I had to tell Henny that we didn’t have a soldier by that name in the 111th, and although Ed and I tried various ways to find more about the man, we were unsuccessful. But that wasn’t the end of this story.

Henny mentioned in passing that he had retired after 44 years as a manager in a tile factory in Maastricht. Aha, I thought. I wonder if he would know anything about the beautiful ceramic tiles of Dutch girls in local costumes that my father and at least three other men of the 111th sent home while billeted in the Societe Ceramique tile factory in Maastricht in the fall of 1944. (See the blog post from March 2014, https://wwiitracings.wordpress.com/2014/03/12/a-french-orphan-and-the-tiles-of-war/)

The inscription on the back of each tile is “Societe Ceramique, Maestricht”

Henny replied that he would send my photos of the tiles to a colleague who knows a lot about the history of tile industry in Maastricht. It turns out they are rather rare. They were designed by well-known artist Henri Verstijnen in the 1930s but never put into full production.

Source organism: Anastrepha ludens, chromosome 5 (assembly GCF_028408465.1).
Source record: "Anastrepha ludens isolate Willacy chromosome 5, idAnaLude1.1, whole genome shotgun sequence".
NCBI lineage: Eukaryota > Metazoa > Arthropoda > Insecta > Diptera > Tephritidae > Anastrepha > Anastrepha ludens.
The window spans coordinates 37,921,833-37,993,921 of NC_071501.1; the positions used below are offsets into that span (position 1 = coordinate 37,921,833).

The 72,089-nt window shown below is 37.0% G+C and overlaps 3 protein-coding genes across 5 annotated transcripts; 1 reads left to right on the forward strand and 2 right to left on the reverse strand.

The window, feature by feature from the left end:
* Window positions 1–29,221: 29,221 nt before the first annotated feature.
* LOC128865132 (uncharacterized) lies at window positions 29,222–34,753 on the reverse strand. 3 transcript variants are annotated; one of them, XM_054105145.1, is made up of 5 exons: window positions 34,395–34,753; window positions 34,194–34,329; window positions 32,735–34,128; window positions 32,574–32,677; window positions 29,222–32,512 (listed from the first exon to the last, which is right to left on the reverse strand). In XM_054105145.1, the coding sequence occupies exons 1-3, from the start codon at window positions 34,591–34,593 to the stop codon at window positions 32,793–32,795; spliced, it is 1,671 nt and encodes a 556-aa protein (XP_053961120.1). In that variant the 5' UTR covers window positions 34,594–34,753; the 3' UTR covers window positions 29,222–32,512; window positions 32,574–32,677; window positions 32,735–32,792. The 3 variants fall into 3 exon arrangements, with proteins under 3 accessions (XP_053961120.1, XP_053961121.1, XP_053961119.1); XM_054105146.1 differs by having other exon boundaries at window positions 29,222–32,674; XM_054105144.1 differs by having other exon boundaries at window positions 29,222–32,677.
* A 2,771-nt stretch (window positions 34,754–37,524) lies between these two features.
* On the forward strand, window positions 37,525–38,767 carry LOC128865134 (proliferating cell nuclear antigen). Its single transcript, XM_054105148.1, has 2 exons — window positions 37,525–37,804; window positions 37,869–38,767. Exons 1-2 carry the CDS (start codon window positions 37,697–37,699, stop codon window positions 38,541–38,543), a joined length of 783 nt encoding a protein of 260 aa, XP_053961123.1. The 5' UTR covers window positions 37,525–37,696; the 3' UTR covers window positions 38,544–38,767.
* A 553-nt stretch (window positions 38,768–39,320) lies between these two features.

I told Henny that I would like to donate my tiles to a museum or archives in Maastricht. He contacted the senior curator of the museum at the Centre Ceramique, a modern cultural complex built on the grounds of the factory where the tiles were made, to see if he would like them for his collection. He said yes, and I carefully packed them up and sent them off today.

Thank you, Henny!

Update May 21, 2021: You may recall that a few other men of the 111th had sent home these tiles. One of them was Ray Goodhart (see the previous post). We just learned that Kimberley, Ray’s loving granddaughter, has mailed off to the museum the two remaining tiles in the set created by artist Henri Verstijnen in Maastricht in the 1930s (see below). Mr. Wim Dijkman, Senior Curator, wrote in his thanks to Kimberley, “I can promise as the senior curator responsible for the ceramic collections made in Maastricht that these objects will be kept permanently in Centre Céramique and that I will write an article about all six tiles for the Bulletin of the Vereniging Maastrichts Aardewerk recognizing the background information you and Andrea Sutcliffe gave me about the fascinating story behind these tiles!”